Financial reform debate begins with a familiar target: Goldman Sachs

As debate begins on the financial reform bill, one of the topics was the 'proprietary trading' highlighted in the Goldman Sachs hearings this week and called unethical by many lawmakers.

By , Staff writer

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    Sen. Jeff Merkley, (D) of Oregon at a news conference on Wall Street reform on April 21. He says the financial reform bill needs to be tougher on banks and Wall Street firms.
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The US Senate began debate on sweeping reforms to financial regulation Thursday, opening the door for possible changes that could make the bill tougher or looser before it goes to President Obama's desk.

A case in point is an issue that flared up in a separate Senate venue this week, involving the powerful investment bank Goldman Sachs.

At the Tuesday hearing, members of the Senate Permanent Subcommittee on Investigations peppered Goldman executives with questions, most of which boiled down to this: Is it appropriate for a financial firm to be betting against an investment with one arm, in its own trading, while marketing the same investments to clients with another?

To Sen. Carl Levin (D) of Michigan, the subcommittee chairman, the answer is no.

Goldman Sachs resisted his characterization that this amounts to a clear conflict of interest. Now, he and some colleagues are hoping to amend the Senate's financial reform bill to crack down harder on the so-called "proprietary trading" that firms like Goldman engage in.

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Plugging ethical gaps

An amendment he's proposing offers a window into the complex debates that could reshape the financial reform bill in coming days. The goal of the amendment is partly to plug perceived ethical gaps on Wall Street. But it's also intended to make the financial system safer, by reducing the risks that large financial firms take on in their effort to make profits.

Although much news coverage of the legislation has focused on debate over whether the current bill goes too far, this case exemplifies the other side of the coin. Many Senators believe the bill needs to become tougher on banks and Wall Street firms.

Sen. Jeff Merkley (D) of Oregon, a co-sponsor of the amendment, told a press briefing Thursday that he and Levin are starting to enlist support across party lines, and that some Republicans share his concerns about proprietary trading.

'Not liberal or conservative'

"This is not a liberal or conservative issue," Mr. Merkley said. "The integrity of the Wall Street system of allocating capital is a pro-business position."

Even if it may be pro-business, however, the idea must win its way into the bill.

The amendment would bar traditional banks and their parent companies – focused on deposit-taking and lending – from proprietary trading. It would also call on regulators to set tighter safety standards for non-banks that engage in such trading.

If an institution is large and "systemically important," like Goldman Sachs, it would need to set aside more capital as a cushion against the risks of its trading.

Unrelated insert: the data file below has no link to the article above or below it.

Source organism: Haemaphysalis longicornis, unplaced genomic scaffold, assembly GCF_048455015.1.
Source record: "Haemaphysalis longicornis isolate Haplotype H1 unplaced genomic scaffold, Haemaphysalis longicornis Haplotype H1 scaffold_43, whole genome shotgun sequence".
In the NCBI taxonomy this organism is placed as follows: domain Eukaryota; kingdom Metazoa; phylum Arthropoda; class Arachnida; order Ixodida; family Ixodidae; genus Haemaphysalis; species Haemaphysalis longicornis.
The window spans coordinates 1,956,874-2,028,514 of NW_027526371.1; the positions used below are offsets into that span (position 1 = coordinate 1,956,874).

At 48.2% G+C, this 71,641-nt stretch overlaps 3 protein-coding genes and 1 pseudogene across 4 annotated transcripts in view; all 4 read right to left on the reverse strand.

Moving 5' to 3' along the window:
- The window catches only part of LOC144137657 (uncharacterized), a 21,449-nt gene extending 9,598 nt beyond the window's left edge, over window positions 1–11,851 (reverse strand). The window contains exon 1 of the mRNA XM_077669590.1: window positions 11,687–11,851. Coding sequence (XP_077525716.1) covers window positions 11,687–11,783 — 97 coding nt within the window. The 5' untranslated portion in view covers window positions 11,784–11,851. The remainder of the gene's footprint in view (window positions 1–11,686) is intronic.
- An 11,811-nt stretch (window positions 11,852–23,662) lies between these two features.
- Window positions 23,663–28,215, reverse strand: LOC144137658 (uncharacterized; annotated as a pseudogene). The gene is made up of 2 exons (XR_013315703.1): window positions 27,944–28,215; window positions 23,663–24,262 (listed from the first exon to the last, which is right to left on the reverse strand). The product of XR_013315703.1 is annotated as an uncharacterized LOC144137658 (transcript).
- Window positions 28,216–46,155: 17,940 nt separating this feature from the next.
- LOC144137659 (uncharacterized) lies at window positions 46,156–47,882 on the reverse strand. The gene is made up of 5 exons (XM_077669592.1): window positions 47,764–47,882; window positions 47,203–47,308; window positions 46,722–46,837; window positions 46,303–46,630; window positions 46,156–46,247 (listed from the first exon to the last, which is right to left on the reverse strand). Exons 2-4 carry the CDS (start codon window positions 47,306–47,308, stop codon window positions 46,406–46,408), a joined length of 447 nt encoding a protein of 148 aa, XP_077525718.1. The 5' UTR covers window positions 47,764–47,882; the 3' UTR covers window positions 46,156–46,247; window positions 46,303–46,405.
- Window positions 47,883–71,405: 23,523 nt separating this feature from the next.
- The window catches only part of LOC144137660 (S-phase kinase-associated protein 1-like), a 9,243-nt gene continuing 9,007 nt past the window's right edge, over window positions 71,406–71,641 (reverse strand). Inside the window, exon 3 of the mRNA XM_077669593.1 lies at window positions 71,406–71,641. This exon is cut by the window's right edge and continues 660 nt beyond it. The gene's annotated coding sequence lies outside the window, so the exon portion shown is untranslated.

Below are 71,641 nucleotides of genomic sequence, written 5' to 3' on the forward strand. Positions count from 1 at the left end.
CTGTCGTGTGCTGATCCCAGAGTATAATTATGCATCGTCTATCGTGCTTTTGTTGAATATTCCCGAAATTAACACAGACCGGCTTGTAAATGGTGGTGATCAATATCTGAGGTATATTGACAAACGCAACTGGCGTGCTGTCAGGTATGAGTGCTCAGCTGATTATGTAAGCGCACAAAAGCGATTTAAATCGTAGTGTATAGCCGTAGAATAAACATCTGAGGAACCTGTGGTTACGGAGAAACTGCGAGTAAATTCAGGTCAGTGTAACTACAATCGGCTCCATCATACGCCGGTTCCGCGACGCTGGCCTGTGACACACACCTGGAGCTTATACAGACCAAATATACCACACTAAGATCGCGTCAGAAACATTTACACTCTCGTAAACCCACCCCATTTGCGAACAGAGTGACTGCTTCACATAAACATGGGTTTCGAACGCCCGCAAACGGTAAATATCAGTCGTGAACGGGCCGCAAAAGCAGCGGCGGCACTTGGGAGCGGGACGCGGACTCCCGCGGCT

The measure also seeks to reduce conflicts of interest. "If you are designing securities and you are selling them, [you can't be] betting against them," Merkley said, adding that the Goldman hearing this week put that problem in a "spectacular spotlight."

At the hearing, Goldman executives repeatedly sought to distinguish their role as a "market maker," distributing investments to clients, from their trading activities. CEO Lloyd Blankfein and others said clients of Goldman as a market maker do not expect the firm to disclose its view of the securities' quality.

The firm also rejected the characterization that it had a massive bet that the housing market would crash in 2007, saying it had many "long" investments in mortgages that balanced against its "short" positions.

Many banks oppose a ban on proprietary trading, since trading in their own investment funds is an added profit source alongside their other activities.

Fixing 'too big to fail'

But some finance experts say the move could fix one of the key problems that emerged in the financial crisis: Firms that were "too big to fail" (important to the system) but that took on large trading bets and thus risked failure amid the 2008 climate of panic.

Here's the interesting twist: A ban on proprietary trading is already in the bill that Sen. Christopher Dodd (D) of Connecticut has brought to the Senate floor. But the ban, dubbed the "Volcker rule" after the former Federal Reserve chairman who supports it, would be implemented only after a regulatory study period. Supporters of the ban worry this creates leeway for the curbs to be watered down or dropped.

So a fight is shaping up. Where some Republicans want to weaken Dodd's existing Volcker rule, it's possible that the Volcker rule could remain unchanged. Or it could become stronger through the Levin-Merkley amendment.

If it does, Merkley says he expects Goldman would change its current charter as a bank holding company, so that it can continue proprietary trading. But the trading would still face new rules.

Related:

Goldman Sachs under fire: Is Wall Street cheering or cowering?

Goldman Sachs hearing pulls back curtain on bankers' ethics

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